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Savers urged not to settle for paltry returns
Interest rates jumped to 3% this week, their highest level for 14 years, meaning mortgage misery for homeowners, but hopefully better returns for savers.
The Bank of England’s monetary policy committee voted to raise the base rate from 2.25% to 3% on Thursday, the sharpest hike in rates since Black Wednesday in 1992. It is the eighth consecutive interest rate rise since the end of last year.
Despite the fact many savings rates have already increased significantly in response to recent rate hikes, thousands of savers continue to leave their money languishing in accounts paying paltry rates of interest. More than £365 billion is currently held in easy access savings accounts paying interest of 0.25% or less, according to analysis by Paragon Bank, with a further £74 billion sitting in easy access accounts offering returns between 0.26%-0.50%.
Rachel Springall, finance expert at Moneyfacts.co.uk, said: “Savers who want the flexibility of an easy will find the average rate is now over 1%, the first time this level has been breached in a decade, and top rates now exceed 2%. However, there are still accounts out there paying less than 1% and, as we have seen in the past, there is no guarantee that savers will benefit from a base rate rise.
“The majority of the biggest high street banks have failed to pass the full Bank of England base rate rises to easy access accounts, with one brand passing on just 0.14% since December 2021.”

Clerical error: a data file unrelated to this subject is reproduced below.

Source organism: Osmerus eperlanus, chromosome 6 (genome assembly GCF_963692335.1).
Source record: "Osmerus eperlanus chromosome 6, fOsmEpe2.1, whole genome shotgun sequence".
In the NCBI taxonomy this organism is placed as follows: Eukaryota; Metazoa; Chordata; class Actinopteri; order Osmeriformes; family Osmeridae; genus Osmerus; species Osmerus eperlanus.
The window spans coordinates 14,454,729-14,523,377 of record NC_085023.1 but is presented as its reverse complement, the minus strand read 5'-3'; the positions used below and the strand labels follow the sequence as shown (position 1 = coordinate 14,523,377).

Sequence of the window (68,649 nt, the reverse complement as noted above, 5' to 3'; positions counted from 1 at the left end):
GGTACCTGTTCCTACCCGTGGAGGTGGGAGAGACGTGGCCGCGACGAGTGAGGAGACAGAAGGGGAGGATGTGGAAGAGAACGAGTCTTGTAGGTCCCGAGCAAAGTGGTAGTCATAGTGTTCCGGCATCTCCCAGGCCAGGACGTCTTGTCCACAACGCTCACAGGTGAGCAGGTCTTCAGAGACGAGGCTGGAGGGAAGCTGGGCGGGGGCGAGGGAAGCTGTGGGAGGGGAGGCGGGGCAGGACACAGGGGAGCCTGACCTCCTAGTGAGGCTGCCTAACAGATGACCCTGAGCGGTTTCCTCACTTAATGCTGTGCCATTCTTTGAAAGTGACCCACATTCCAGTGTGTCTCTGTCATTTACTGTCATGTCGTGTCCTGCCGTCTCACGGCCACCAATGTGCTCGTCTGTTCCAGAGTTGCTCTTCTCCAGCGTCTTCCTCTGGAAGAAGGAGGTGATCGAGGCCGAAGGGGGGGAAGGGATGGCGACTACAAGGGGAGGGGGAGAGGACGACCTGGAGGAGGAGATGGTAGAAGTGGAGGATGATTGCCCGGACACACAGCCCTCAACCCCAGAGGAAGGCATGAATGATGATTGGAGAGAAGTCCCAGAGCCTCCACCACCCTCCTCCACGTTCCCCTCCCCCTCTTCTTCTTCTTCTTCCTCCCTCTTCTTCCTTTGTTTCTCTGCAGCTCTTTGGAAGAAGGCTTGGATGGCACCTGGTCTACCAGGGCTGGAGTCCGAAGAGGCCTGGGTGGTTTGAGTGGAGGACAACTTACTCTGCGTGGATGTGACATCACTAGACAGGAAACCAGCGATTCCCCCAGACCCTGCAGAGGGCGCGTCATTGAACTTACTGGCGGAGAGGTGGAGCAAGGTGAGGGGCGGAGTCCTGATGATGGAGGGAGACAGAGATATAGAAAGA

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The best easy access account, the Everyday Saver account from Al Rayan Bank, pays 2.81% on balances of £5,000 or more. As an Islamic bank, Al Rayan Bank will pay an ‘expected profit rate’ instead of interest. Alternatively, Shawbrook Bank and Paragon Bank both pay 2.30% annual interest before tax on minimum balances of £1,000 and £1 respectively.
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Kevin Pratt, Forbes Advisor’s UK Editor and financial expert, said “Anyone with an interest-bearing savings account should see an uptick in their income if their bank or building society passes on some or all of the increase. If it doesn't, then it's high time to think about moving to a more rewarding account."
If you’re prepared to tie up your money for a period of time in a fixed rate savings account, then you could earn much higher returns. For example, ICI Bank is paying 4.6% interest on its one-year fixed rate bond, which can be opened with a balance of £1,000.
Sarah Coles, senior personal finance analyst, Hargreaves Lansdown, said: “If you were waiting for a better rate in order to fix, you’re not going to get it overnight, so you need to be clear about how long you’re prepared to wait, and what rate you’re willing to fix at, or you risk waiting so long you miss out on the best of the rates.
“Given that the Bank expects rates to peak at the end of next year, if you’re fixing for a year you may not want to wait too long, because the banks will start factoring falling rates a year ahead into their fixed rates.
“It’s also well worth bearing in mind that savings rates are forwards-looking, and inflation is backwards-looking – so to keep pace with inflation, you’re aiming to beat the inflation rate forecast for this time next year – which the Bank estimates at 5.2%. Right now you can get up to 4.6% by fixing for a year – which isn’t far off.”